These guys are about to head off on a photo safari around Botswana covering a lot of the same route as I travelled. Their photos may be fantastic, so check this out to see.
I am receiving feedback on this blog about my self-drive trip around Botswana from quite a few readers, including one from Stephan de Lange who is a Television video editor, Freelance 4×4 Specialist Tour Guide and Photographer, who will soon be writing a book about Botswana himself. These emails include very useful feedback for self-drive travellers, so I will post them here on the blog to share their advice with you and ensure you all benefit from their pearls of wisdom. To read these go to the page called ‘Comments by email’ by clicking on the page link to the right.
This blog tells the story of a wibbly-wobbly green-as-grass “you can see me coming a mile away” POME doing a self-drive camping tip around Botswana.
Most travel guides are written by expert travel professionals who know the country or region inside and out. They are written for people to research their holidays and prepare for their own trips. They are relied upon to be trustworthy, thorough, and comprehensive. The guides are just that, like having a local in your pocket. This expertise comes from writers who have generally spent months or years in the places they are writing about, who have gone to enormous lengths and left no stone unturned, to inform the reader, and are professional writers. They have personally witnessed and experienced everything they write about first-hand, so helping the visitor to prepare for every eventuality everywhere in that place.
However a lot of us these days complement the expert information in the expert guides with a supplementary non-expert view to see how someone more like themselves has also found travelling to that same place. Trip Advisor, Lonely Planet’s Thorn Tree and Fodor’s Forums are just a few examples of web sites that are full of ordinary tourists and holiday travellers providing the ‘real’ perspective about where they have been. Ordinary tourists are complementing the expert information in professionally written guides with their own research to seek reassurance and check on the reality of what travelling to some places will really be like for someone who isn’t a hardcore traveller who spent years living out of rucksacks in every part of that place but is just a wobbly-bellied marketing manager from Swindon going there for their annual fortnight’s holiday. If you’re anything like me, you get a warm fuzzy feeling to see others have trodden the same path before you wearing similar shoes and not come a complete cropper.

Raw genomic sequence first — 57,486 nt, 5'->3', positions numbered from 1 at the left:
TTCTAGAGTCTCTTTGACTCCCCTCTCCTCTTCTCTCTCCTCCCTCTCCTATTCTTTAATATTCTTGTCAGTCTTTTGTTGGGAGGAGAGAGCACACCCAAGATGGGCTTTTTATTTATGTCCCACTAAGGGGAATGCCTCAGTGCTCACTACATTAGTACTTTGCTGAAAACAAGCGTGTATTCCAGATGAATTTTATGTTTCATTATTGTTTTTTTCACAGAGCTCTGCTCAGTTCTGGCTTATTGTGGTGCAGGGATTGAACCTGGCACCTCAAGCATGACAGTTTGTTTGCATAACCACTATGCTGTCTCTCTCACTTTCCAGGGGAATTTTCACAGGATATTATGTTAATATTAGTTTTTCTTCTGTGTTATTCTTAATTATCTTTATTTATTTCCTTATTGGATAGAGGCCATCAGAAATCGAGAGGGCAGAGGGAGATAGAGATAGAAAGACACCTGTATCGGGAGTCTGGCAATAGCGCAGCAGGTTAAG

This is probably not for the intrepid hardcore expedition explorer who travels to walk on virgin paths untouched by human feet before them, although if you do fall into that category you may still find this funny bedtime reading in parts. This story is an unashamedly inexpert, wobbly-bellied, green-as-grass, story of a marketing manager who went to Botswana for a fortnight’s holiday. I did not want to undertake a trip like this on my own, I went with Ed, who was a great driver and happy camper. Read it to complement your reading of expert guides, in conjunction with the expert’s view, to tell the story of what a real tourist, who had no prior knowledge of that country, found when visiting that same place.